We’ve set up a Facebook group for writers for children and teenagers who live in the Midlands. It doesn’t matter if you’re a total beginner or a published author, we’d love you to join us. We hope to use the group to set up meet-ups, write-ins, plus promote courses and workshops in writing for children, such as the ones run locally by Writing West Midlands or SCBWI.
Permission to write? My experience of being a British Asian reader, and writer, of children’s books.
The following is a blog post I wrote in 2008. I am re-posting it now because the other day I read this article by Walter Dean Myers,
plus the one by his son
and a reaction from Tanya Byrne:
I’m re-posting my blog because what Walter Dean Myers said rang so true to me, especially what he says about Sonny’s Blues giving him ‘a permission that I didn’t know I needed, the permission to write about my own landscape, my own map.’ I believe this element of experience –the sense of being left out of books – is common to many BME writers and readers, no matter how different their cultural backgrounds. I am sad to still be reading articles on this topic. I’m angry that things haven’t changed, or haven’t changed faster.
*Re-posted from 2008 (that blog went into administration :))*
!!! My excellent brother has found the original Verna Wilkins talk online: http://www.thebookseller.com/news/tamarind-more-multicultural-writing-needed.html !!!
AN ENTIRELY PERSONAL RESPONSE TO AN IMPORTANT TOPIC
I saw this report – very well worth reading –( http://www.thebookseller.com/news/tamarind-more-multicultural-writing-needed.html) about Tamarind Books’ founder, Verna Wilkins, who has received the 2008 Diversity Award from the British Book Industry Association. You can read the report to find out the background, but essentially Verna founded Tamarind Books 20 years ago to publish books to remedy the general lack of ethnic minority characters in British children’s literature. Reading her words made me think again about a fact which is never far from my mind: although I’m half Asian, half British, all my main characters are plain white.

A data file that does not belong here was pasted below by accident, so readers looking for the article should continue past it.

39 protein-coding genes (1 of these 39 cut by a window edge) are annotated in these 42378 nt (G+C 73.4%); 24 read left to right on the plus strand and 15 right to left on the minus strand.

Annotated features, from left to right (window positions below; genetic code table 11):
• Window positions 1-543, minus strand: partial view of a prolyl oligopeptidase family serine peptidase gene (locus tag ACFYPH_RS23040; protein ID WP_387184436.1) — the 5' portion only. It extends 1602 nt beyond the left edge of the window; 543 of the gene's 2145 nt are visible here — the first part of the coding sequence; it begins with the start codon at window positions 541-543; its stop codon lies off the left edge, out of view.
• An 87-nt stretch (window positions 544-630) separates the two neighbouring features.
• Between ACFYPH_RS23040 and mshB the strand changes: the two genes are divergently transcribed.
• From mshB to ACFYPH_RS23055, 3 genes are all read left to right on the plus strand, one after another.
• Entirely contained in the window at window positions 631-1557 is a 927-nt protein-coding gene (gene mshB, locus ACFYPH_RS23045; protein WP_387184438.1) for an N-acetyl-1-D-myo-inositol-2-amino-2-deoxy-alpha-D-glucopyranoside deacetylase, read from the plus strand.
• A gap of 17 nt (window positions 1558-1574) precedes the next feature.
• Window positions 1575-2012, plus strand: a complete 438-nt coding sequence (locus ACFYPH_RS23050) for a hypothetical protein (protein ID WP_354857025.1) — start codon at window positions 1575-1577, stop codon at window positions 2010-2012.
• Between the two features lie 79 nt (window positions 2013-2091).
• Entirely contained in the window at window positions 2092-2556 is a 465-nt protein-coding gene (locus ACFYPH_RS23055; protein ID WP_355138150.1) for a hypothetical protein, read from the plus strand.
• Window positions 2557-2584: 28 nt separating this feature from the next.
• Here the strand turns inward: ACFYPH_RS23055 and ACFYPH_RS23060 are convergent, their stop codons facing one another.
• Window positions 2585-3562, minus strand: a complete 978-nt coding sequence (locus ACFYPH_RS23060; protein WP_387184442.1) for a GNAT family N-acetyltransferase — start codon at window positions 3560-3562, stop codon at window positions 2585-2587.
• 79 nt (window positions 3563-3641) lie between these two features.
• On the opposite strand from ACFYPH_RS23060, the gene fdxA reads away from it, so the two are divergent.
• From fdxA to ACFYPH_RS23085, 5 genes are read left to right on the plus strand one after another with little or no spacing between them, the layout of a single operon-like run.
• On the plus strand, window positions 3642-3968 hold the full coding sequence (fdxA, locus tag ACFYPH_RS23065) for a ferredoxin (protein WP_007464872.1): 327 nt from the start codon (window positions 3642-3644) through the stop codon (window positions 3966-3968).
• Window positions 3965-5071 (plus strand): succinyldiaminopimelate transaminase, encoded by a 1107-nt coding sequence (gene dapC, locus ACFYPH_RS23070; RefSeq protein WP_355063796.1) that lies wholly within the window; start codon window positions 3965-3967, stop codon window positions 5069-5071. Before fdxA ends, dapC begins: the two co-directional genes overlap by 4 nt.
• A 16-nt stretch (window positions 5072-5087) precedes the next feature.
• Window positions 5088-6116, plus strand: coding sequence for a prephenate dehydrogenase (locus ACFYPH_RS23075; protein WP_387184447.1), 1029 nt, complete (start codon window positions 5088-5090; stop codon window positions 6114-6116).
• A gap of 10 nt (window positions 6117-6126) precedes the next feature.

Why is this? I ask myself. Why don’t I write characters who are like me? Why? Why? And there’s no point saying ‘they are like you, they reflect aspects of your character, what does their ethnicity matter?’ It does matter and it’s very important. Being colour-blind is something that only white people think is easy.
I know it’s important for children to read books that feature children who are like them. I know because I remember how as a child I was drawn to The Jungle Book because it featured a child who was Indian. I know how excited I was when I found my first ever book featuring a modern Asian child – My Mate Shofiq – and how disappointed I was when it turned out to be all about the usual things Asian children can expect in books: bullying and racism. What Verna Wilkins says about books featuring non-white children being all about issues rings so true. (And when she says books featuring non-white children were ‘painfully few’ she’s right again – it is painful to realise you are invisible in the book world you love).
In the books I read while growing up, being non-white was treated – well-meaningly, of course, and I do appreciate that these books were good and important in their way – as an issue, just like drug-taking or poverty. It led to Problems. White children could cavort happily in magical lands, through wardrobes and under lamp-posts, down rabbit-holes and across secret islands, without worrying that anyone would call them names based on the colour of their skin, or bar their parents from jobs, or refuse them entry to clubs, or simply let them know, without need even for speech, that they were, intrinsically, at an atomic level, Wrong.